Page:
The Mediabox Maverick has specs, design and capabilities make it attractive, but what sells this device is the ease at which one can set it up. So if you're in the market for an android tv device or you want to convince your folks to part with their set-top-box, this is one of the best options you have.
- Ease of set-up
It’s essentially a device that turns a non-smart TV into a smart one, or if you have a smart TV, a less fiddly option than setting up streaming services in your TV’s onboard menu. It’s also less technically challenging than setting up Plex and you don’t need a tablet on-hand to operate it like Google’s Chromecast.
“Switch on. Login. Binge”. That’s the slogan that’s literally stamped on the box and to be frank, it isn’t lying. The makers of this device quite clearly have put simplicity of set up and use at its core.
Out of the box, setting up the Maverick’s is a simple matter of plugging in some HDMI and power cables, connecting to the internet and then logging into the streaming services that you’re already subscribed to.
Dynamite comes in small packages
The Maverick is powered by a 2.0Ghz Quad-Core Cortex A53 AMLogic S905X2 CPU and an ARM MALI G31 MP2, GPU clocked at 850MHz. On top of that, it boasts a 4Kp60 H.265 video decoder and a 1080p60 H.264 encoder that offer incredibly clear pictures on your TV.
The Maverick runs on the rather clean and uncluttered Android 9 Pie, although means that users will need to have a Google account as they’re required to log in to get things rolling. On the flip side, it means you can pretty much get all of the latest Google apps from the Play store.
A slick package
Out of the box, the Maverick is rather pleasing to the eye; it’s a small, square device measuring about 14mm by 14mm, with a matte black finish. Essentially it looks like a rather slick external drive, a big change from chunky set-top boxes (be they from DStv or consoles). It’s small, light and easy to unplug, so if you fancy it you can move it between devices with ease.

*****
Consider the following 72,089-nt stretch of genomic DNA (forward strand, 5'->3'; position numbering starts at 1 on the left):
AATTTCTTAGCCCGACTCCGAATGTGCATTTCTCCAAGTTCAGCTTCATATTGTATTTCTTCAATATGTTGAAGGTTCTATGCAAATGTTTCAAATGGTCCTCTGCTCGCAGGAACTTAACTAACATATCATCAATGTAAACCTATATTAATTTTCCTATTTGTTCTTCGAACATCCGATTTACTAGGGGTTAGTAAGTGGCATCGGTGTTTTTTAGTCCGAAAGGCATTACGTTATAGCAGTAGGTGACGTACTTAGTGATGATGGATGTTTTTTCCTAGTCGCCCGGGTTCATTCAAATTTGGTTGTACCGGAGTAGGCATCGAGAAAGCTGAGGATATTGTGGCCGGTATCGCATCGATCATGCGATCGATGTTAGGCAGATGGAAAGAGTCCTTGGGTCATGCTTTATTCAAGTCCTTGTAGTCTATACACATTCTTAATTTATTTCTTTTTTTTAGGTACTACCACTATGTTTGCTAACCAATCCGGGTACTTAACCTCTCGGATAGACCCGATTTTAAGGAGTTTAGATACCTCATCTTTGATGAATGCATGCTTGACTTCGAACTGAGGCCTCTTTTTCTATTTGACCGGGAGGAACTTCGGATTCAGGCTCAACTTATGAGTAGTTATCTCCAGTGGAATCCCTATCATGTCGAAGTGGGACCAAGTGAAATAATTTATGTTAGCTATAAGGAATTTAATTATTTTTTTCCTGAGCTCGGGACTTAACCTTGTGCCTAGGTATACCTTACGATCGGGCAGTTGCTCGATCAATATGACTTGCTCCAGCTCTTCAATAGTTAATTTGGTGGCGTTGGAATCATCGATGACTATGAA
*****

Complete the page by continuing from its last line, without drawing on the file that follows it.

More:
It comes armed with two USB ports (2.0 and 3.0), an ethernet port, an HDMI output, an AV stereo jack and an Optical SPDIF giving users the options to connect it to quite a few devices at once – if you have a decent speaker system at home and you want to come close to a home cinema, there you go.
It also comes with a remote that mercifully has very few buttons on it, making the interface pretty smooth and there are dedicated buttons for Google Play, Netflix, Prime Video and YouTube. Naturally, the list of apps you can download from Google Play is very robust and because it’s supported locally, you’ve got DStv and Showmax to boot.
If you hate remotes and don’t mind talking to your TV, Google’s voice-operated Assistant allows you to tell the Maverick what you’d like it to do – say the name of the platform and the show/movie you want and you’re watching it in seconds.
Mediabox Maverick Verdict
For such a small device, the Mediabox Maverick packs a punch – which it should since at an RRP of R1,500 it’s a tad more expensive than some of its competition (though it should be mentioned you can get it for a bit cheaper in some outlets).
Its specs, design and capabilities make it attractive to be sure, but what sells the Mediabox Maverick is the ease at which one can set it up. So if you’re in the market for an android tv device or you want to convince your folks to part with their set-top-box, the Mediabox Maverick is one of the best options you have. You plug it in and play. You do what it says on the tin.